So much for being tech savvy. I had my assistant put all my stacks of accumulated business cards from conferences, workshops, presentations and general networking from the last two years into my new computer loaded into my Business Contacts Manager. I felt such a relief to finally have them all in one place and organised with notes as to their affiliation and conversations, etc. That same program has decided that I need permission from my system administrator (that would also be me, as I am the only one using it) to get access. I have been wrestling with this for over a month with no results from Microsoft or Dell (who Microsoft says I should deal with).
Needless to say, this has been a very frustrating experience. After my LinkedIn disaster, I might think that technology was just not on my side these days. All this to say, backup and communication is key. I am still going through the stacks to continue the follow up. If anyone knows of the secrets to unlock this, please feel free to pass them on.
I am reminded that this year begins with the image of a phoenix rising from the ashes. With re-organisation, developments migration to Sweden and carpal tunnel to boot, I turn inward to focus on the reason I started this whole thing in the first place, balance. Finding the connection between self and surroundings where we are at peace with our ourselves and our environment. So, breath deep, exhale. As my dear friend Peggy would say “Poof” it away. Start 2008 fresh with what we have and continue stronger and wiser. Nothing is lost, wisdom is gained.
I would like to publicly apologize to all those who have received an invitation from me on LinkedIn recently that I was not directly connected with. I made the mistake of uploading my contacts to extend invitations to my network. What I did not expect was that the system trawled through all the cc:s and Bcc:s on all the emails that I have sent and received and invited them as well. It was not until I started receiving acceptances on LinkedIn from people that I did not know (but that had attended the same business school, or shared contacts with mostly) that I realised this had occurred.
I did not catch this when it went out. I am sincerely sorry. I am quite annoyed when I receive invitations to link with people that I do not know and have no reason to connect with. I value my network greatly and I work hard to maintain the quality of the relationships in it. I, therefore, apologise to those of you who are in my network as well. I appreciate you and respect you professionally and personally. I assure you, I will be far more careful in the future.
I wish you all the best. Please let this be a warning to all of you who use simple tools (or build them) for uploading contacts and inviting to networks. It has certainly been an eye opener for me. Now I know what to avoid when building this feature into 2BalanceU.
It is an exciting time to be involved in the development of social media. I have just returned from Ariadne Capital’s Investor Forum in London. The presentations were very thought provoking and well presented. It was encouraging to see an organization like Ariadne and Julie Meyer pulling together the strengths of such an interesting mix of entrepreneurs, investors, and service providers. After working in the solitary isolation of start up phase living in a culture that loves the idea of entrepreneurial success and ingenuity but frowns deeply on failure (even if it is learned from). I found the forum refreshing in content and atmosphere. So, thank you Julie for pulling that together and inviting me to take part.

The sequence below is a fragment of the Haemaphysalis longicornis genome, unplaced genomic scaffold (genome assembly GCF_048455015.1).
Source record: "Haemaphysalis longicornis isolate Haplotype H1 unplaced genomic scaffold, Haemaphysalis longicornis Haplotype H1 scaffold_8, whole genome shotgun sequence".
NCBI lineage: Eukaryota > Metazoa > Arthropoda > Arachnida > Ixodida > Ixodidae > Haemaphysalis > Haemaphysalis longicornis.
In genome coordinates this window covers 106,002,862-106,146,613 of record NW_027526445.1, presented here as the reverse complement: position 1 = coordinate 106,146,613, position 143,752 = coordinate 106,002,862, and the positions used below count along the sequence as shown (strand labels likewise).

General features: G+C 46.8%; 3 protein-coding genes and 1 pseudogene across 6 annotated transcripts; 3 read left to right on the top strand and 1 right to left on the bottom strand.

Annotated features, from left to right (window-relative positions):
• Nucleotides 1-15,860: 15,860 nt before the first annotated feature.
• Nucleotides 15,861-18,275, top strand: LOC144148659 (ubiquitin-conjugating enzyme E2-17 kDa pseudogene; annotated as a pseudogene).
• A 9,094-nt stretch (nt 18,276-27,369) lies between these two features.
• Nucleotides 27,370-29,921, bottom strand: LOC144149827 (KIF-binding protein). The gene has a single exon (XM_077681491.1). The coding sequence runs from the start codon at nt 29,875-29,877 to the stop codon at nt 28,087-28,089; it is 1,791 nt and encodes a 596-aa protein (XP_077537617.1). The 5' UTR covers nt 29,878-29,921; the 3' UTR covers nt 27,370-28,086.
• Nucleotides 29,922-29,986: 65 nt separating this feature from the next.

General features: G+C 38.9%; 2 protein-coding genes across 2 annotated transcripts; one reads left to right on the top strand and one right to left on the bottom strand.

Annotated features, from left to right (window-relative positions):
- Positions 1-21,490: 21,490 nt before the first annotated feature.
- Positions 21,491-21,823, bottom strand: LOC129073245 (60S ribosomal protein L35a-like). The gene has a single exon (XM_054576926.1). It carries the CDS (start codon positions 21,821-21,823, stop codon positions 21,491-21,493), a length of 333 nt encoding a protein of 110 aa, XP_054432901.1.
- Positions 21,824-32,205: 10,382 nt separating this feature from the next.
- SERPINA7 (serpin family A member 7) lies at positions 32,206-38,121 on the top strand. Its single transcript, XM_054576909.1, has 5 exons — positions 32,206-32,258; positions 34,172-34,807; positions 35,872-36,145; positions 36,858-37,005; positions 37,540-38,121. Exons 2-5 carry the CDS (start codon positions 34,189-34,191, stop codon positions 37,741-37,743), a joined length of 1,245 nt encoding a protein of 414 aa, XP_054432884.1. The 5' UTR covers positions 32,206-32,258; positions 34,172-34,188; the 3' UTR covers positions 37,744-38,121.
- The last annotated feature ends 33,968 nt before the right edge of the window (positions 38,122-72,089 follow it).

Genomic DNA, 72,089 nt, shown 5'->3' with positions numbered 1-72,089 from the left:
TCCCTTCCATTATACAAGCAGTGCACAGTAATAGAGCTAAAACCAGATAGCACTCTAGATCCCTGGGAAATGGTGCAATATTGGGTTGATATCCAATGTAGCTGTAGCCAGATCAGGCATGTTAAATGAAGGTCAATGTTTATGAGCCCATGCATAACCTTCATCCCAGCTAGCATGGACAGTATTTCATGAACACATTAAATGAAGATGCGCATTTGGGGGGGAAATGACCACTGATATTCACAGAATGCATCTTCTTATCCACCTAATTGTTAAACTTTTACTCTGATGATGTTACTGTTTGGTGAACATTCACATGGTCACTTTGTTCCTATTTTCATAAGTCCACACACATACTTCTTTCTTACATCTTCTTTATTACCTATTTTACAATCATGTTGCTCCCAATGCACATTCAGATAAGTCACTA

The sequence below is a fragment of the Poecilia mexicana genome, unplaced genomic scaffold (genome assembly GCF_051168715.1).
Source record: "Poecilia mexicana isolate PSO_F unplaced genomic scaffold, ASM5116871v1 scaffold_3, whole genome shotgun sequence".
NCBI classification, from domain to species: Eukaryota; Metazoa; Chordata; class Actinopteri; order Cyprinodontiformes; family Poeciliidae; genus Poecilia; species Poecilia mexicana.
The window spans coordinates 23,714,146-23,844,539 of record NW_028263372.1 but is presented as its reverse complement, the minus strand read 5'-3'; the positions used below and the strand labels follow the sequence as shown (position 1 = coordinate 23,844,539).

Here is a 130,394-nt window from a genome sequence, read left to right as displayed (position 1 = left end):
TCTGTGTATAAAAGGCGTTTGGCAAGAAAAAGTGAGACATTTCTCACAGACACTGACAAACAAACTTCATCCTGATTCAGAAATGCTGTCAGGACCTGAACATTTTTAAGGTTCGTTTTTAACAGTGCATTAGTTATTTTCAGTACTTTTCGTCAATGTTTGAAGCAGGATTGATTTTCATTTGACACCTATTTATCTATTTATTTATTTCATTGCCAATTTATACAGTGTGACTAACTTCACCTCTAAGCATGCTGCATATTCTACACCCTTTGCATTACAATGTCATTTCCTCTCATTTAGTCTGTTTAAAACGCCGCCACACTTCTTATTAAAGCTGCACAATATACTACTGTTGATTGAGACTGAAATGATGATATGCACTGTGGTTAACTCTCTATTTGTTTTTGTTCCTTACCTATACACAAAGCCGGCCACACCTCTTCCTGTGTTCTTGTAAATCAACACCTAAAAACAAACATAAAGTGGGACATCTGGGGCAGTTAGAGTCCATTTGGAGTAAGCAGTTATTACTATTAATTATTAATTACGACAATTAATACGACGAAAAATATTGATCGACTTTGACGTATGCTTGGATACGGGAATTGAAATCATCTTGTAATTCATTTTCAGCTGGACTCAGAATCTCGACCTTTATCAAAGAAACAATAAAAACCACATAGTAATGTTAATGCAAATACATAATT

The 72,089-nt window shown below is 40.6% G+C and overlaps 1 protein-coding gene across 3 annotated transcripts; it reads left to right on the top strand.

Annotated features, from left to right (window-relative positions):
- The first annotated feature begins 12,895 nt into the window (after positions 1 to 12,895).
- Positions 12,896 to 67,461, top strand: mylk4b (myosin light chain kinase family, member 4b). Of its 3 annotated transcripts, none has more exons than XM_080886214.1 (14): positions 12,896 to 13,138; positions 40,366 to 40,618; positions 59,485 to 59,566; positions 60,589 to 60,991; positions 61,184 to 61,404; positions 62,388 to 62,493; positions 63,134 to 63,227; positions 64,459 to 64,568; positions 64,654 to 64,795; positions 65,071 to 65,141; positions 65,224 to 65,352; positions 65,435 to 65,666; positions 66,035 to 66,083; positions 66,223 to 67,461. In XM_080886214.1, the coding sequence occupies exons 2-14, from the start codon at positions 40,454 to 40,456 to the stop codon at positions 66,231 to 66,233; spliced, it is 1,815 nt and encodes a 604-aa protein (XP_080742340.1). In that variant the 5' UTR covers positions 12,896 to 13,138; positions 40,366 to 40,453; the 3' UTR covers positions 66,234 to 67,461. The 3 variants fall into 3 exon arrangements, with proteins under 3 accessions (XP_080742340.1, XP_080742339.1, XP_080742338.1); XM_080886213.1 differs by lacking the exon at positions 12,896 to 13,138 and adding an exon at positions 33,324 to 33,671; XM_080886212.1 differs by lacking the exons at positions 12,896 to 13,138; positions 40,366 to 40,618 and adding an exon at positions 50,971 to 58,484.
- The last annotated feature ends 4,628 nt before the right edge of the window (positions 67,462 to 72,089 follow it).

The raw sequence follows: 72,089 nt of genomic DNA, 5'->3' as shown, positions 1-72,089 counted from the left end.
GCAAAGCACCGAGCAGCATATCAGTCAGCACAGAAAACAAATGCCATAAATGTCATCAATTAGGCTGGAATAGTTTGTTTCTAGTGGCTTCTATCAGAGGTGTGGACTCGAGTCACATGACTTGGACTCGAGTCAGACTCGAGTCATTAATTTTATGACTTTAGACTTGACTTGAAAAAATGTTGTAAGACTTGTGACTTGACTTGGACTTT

As social entrepreneur in “isolation” I found it refreshing to get feedback on the financial side and monitising of the business from straight talk. I realised from the feedback that I had steered away from our original model for 2BalanceU in order to appease our network members. But in the process we had given away some of our most critical features that support the members, who essentially the site is for and remove our critical revenue streams. Frustrated at first, I am delighted to see that the insight has brought us back to the core of what we started out to do and believe in. So thank you, Dr.-Ing. Jörg Sievert (SAP Ventures), Thomas Schulz (Ariadne Capital), and Candace Johnson (Johnson Paradigm Ventures) for your straight talk and insight. Thank you also to Arjo Ghosh (SpannerWorks) and Carl Uminski (trutap) for your inspiring entrepreneurial spirit and great ideas.
The past month has been a true test of my own entrepreneurial spirit and willpower (yes, stubbornness, diplomatically put). We closed down our US operations and moved everything to Sweden. We are reviewing the next steps to get us back on track. Thanks to the forum, I am renewed with new ideas to get back to the old. Always good to go back to the original model for vision and what it will take to get there. There has been a lot of learning along the way, and I am sure there will be more. But each in turn makes us stronger. Out of the ashes rises a phoenix. So that is how we shall commence 2008, rising to flight when we can expand our full wing span and follow where the wind currents take us.
Now back to work. Yes, it has been a wonderful time to be offline, reconnecting with my family and friends. I must admit, once I was weaned of the pinging and vibrating of phones and Blackberries (this took a few days), I thoroughly enjoyed it. For those of us whose lives rely so heavily on the use of technology and the connections they provide, this is far more difficult than we expect. I was amused to hear that even my non-techy family members were trying to reach me on Skype and shocked to not find me there. I thank all of you who send me encouraging messages about health and being offline being good for the soul.
My vacation report: I relaxed. I made fresh tracks in the powder off Grands Montets, laughed wholeheartedly at my children’s (and my own) silliness, made snow angels, ate delicious food (enjoying every bite), drank delicious wine, enjoyed intense fireside conversation solving the world’s problems (and a few of my own) with friends, slept, learned a few new tricks, read books (“Eat, Pray, Love” – highly recommend it), freshened up my French, and just breathed in the mountain air and sunshine.
Lastly I must report that I have made a New Year’s resolution that I hope you all will share with me. “Listen to my body.” For someone who has studied the art of understanding my body’s communication both inside and out, I have been a very bad listener. Without my health, I cannot achieve my greatest potential in any shape or form. So, I promise, I will make the effort to take better notice of, and to act on, those messages going forward. I hope that you all will too.